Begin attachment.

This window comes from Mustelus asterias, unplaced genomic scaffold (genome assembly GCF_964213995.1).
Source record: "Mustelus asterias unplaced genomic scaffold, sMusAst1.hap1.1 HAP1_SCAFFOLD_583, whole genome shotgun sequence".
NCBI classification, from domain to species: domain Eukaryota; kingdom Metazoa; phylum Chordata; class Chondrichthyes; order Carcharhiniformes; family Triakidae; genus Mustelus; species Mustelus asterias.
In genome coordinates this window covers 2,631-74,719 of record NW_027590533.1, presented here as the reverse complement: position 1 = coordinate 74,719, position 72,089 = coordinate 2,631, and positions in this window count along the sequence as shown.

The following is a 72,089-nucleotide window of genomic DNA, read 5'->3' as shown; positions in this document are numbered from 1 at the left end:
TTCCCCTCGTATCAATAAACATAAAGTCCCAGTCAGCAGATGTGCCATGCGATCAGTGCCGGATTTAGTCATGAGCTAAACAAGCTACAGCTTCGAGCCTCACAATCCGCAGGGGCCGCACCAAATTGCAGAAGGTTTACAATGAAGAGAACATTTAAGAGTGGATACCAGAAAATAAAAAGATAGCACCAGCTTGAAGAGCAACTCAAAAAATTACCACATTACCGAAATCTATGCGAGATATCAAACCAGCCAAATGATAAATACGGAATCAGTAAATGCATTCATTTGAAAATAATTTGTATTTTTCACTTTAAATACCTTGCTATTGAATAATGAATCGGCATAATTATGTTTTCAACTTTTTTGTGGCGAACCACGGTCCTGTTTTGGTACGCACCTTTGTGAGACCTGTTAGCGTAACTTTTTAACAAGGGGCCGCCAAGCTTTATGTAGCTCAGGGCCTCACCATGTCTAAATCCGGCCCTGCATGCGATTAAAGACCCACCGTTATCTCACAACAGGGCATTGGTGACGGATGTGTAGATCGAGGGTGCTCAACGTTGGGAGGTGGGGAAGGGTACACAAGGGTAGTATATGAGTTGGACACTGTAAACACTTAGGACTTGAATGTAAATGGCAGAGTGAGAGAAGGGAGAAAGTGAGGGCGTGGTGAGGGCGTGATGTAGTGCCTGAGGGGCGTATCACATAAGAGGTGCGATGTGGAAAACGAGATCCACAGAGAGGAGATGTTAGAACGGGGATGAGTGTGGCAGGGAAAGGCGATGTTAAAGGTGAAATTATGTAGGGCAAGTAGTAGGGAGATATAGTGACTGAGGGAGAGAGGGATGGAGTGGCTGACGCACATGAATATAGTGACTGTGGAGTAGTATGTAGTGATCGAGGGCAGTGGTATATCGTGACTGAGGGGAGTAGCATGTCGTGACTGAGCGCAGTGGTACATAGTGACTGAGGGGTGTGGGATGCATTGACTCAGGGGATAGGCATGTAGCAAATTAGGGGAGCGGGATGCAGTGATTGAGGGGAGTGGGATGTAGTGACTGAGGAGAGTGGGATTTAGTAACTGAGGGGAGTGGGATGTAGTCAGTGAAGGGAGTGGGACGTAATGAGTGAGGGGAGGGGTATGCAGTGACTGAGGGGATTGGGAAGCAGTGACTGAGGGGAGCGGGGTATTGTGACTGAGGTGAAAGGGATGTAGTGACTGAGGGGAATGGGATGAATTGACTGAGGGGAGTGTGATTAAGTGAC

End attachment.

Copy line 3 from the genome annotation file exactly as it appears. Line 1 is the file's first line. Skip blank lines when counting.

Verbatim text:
NCBI classification, from domain to species: domain Eukaryota; kingdom Metazoa; phylum Chordata; class Chondrichthyes; order Carcharhiniformes; family Triakidae; genus Mustelus; species Mustelus asterias.